"Streaming online video is entering the media mainstream, offering alternative means of distributing video content to consumers of the traditional channels,"IDC said in a recent report. Akamai highlights the same idea.
U.S. consumers will spend more than $9 billion on online video content in 2010, up from about $1.2 billion in 2008. Meanwhile, advertisers will spend about $3.3 billion on online video in 2012, up from less than $1 billion last year.
In terms of number of users, in the next three years it is expected a rise of third to about 160 million. More than 85 million households will have broadband access by 2012, up from about 70 million this year.
It is obvious that consumers with higher Internet capacity access a wider range of film and television content over the Web. And a result of it, online video revenue is surging dramatically. It is a good news for Internet businesses.
A growing number of people are watching movies and television online, and some of them have even decided to bypass their cable subscription.
Seeing this trend, the U.S. cable industry is reacting setting up streaming video sites. Industry's obvious goal is to ensure that people stay connected to cable programming, even if they watch the programs on their computers. This initiative is called "TV Everywhere".
Comcast is the first major cable operator to introduce its streaming site. The new service, branded as "Fancast Xfiniy TV", allows watching thousand of television episodes online that were previously unavailable.
Comcast customers log in to the service via Comcast.net or Fancast.com and will have to install a program before using it. Nonsubscribers are blocked.
Partners in the service include A&E, AMC, Discovery Channel, History, TLC and TNT — cable channels that have been generally reluctant to place their shows online for fear of cannibalizing. Also Xfinity will include premium shows that aren't on Hulu.
"There's an astounding amount of content that has not been online before,", explained Comcast.
Overall, this is another big step toward anytime, anywhere media.
There is a kind of link shortening mania out there.
There was a time when TinyURL was the only one. Now YouTube, Google, and Facebook are getting into this business.
It is understable. With so many web pages being shared across social networks, e-mail and micro-blogs, shortened links have become an esential need when managing monster-sized URLs.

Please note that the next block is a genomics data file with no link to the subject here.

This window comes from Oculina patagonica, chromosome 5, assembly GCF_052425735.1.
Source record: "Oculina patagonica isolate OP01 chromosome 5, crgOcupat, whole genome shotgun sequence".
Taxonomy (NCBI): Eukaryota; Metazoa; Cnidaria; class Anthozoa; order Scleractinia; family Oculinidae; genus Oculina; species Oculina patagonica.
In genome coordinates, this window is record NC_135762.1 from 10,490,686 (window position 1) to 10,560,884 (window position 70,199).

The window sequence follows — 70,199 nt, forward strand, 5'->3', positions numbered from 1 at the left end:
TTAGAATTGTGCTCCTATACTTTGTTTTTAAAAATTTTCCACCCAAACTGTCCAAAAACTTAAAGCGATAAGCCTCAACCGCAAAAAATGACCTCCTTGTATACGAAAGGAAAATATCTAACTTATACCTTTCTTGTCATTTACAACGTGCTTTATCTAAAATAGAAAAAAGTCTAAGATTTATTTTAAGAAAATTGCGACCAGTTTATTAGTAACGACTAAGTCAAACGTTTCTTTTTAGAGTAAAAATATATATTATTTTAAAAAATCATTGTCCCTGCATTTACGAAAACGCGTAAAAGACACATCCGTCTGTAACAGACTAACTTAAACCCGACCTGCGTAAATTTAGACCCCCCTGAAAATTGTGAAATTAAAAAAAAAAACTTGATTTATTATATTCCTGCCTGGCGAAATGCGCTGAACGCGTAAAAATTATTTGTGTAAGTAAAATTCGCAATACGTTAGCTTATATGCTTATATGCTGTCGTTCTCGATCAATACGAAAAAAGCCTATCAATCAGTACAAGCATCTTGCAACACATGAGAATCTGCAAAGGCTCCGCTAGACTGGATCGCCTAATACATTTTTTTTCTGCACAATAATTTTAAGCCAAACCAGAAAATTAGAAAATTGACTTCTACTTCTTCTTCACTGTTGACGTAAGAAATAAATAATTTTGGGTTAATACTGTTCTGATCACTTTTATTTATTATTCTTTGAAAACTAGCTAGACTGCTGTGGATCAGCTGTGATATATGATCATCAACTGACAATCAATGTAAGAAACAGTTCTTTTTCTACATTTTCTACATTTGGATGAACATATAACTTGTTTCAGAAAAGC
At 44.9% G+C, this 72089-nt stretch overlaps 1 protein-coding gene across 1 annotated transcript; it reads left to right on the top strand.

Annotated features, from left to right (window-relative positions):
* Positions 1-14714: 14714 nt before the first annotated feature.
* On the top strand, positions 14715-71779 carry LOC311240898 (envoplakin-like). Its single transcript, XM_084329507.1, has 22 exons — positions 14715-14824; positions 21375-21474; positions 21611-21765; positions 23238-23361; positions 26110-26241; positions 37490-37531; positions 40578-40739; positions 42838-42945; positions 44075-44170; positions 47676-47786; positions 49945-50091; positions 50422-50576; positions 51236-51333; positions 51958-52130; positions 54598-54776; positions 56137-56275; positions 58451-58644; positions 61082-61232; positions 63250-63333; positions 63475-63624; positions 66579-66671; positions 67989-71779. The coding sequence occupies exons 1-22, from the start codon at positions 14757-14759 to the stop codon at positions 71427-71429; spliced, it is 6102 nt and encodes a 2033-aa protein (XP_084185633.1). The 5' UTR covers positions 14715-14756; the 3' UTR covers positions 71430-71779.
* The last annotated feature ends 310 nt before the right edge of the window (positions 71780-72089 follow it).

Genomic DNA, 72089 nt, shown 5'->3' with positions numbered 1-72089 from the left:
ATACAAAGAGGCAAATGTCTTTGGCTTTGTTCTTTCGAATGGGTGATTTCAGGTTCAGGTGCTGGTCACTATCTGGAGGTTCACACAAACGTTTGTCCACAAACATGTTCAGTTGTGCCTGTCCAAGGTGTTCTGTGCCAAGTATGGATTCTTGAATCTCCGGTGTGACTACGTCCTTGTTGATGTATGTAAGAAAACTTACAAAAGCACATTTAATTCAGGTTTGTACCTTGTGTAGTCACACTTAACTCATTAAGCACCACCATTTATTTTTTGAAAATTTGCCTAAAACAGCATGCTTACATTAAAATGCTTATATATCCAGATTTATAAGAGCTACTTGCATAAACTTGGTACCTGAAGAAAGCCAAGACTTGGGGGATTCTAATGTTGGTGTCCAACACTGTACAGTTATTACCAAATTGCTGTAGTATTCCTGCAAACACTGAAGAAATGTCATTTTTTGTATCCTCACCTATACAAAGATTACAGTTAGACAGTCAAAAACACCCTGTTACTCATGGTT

I have collected some of them:
YouTube has chosen http://youtu.be (a Belgium top-level domain). They announced it in their blog. To use youtu.be manually just replace a big portion of the youtube.com url. For example: http://www.youtube.com/watch?v=FdeioVndUhs would be http://youtu.be/FdeioVndUhs
Bit.ly, which is the official link shortening service for Twitter, is the most extended. Now they have launched a 'pro' version for websites, bloggers and news organizations. The New York Times, for example, would appear as nyti.ms
Google has launched Goo.gl for its Google Toolbar and Feedburner users. So it is not available for broader consumer use.
Facebook has created fb.me as shortening service. So just type fb.me and you will be automatically redirect to Facebook.com
Another application for live streaming on iPhone has arrived this week: Qik.
It follows the heels of Ustream and Bambuser (I blogged about it), but, in my view, it is the best in its category.
The Qik's app works over both 3G and Wi-Fi networks, has social features, it allows to alert your friends, and it is GPS location-enabled.
In addition, it has two unique features:
- It works on all iPhones, including 2G and 3G versions.
- It allows users to mark their video streams as private, enabling them to choose who can view their broadcasts. When a video is marked private, it can be viewed only by users who have received an email or MMS.
This is a funny interactive campaign. Organizing For America, an organization associated with Obama's election campaign, has been sending out millions of holiday videos that show the President, as well as ordinary Democrats, thanking supporters for their dedication. The extraordinary thing is that video is cleverly personalized.
Videos feature the recipient's name in varios places of the clip; even Obama himself signs up a holiday card in this office.
Recipients are encouraged to send personalized versions of the card to their friend.
An Organizing for America spokesperson said that at least a million people have received this video.
See here the video I got. Notice that my name is wrongly writen up. Impossible to hide that this is pure marketing.
Mobile phones are becoming an essential tool for this holiday shopping season in the U.S.
This is an opportunity and a challenge for retailers. For users, the new mobile technology avoid spending hours on Internet search.
A Deloitte's annual survey says: 1 in 5 shoppers intent to use their cellphone to shop. Of those, 45 percent will use their phone to research prices; 32 percent will use it to find coupons or read reviews; and 25 percent will purchase from their phones.
Therefore, online retailers are revamping their mobile websites -most of the sites are nos customized for a mobile's tiny screen. Meanwhile, offline retailers are sending users electronic coupons.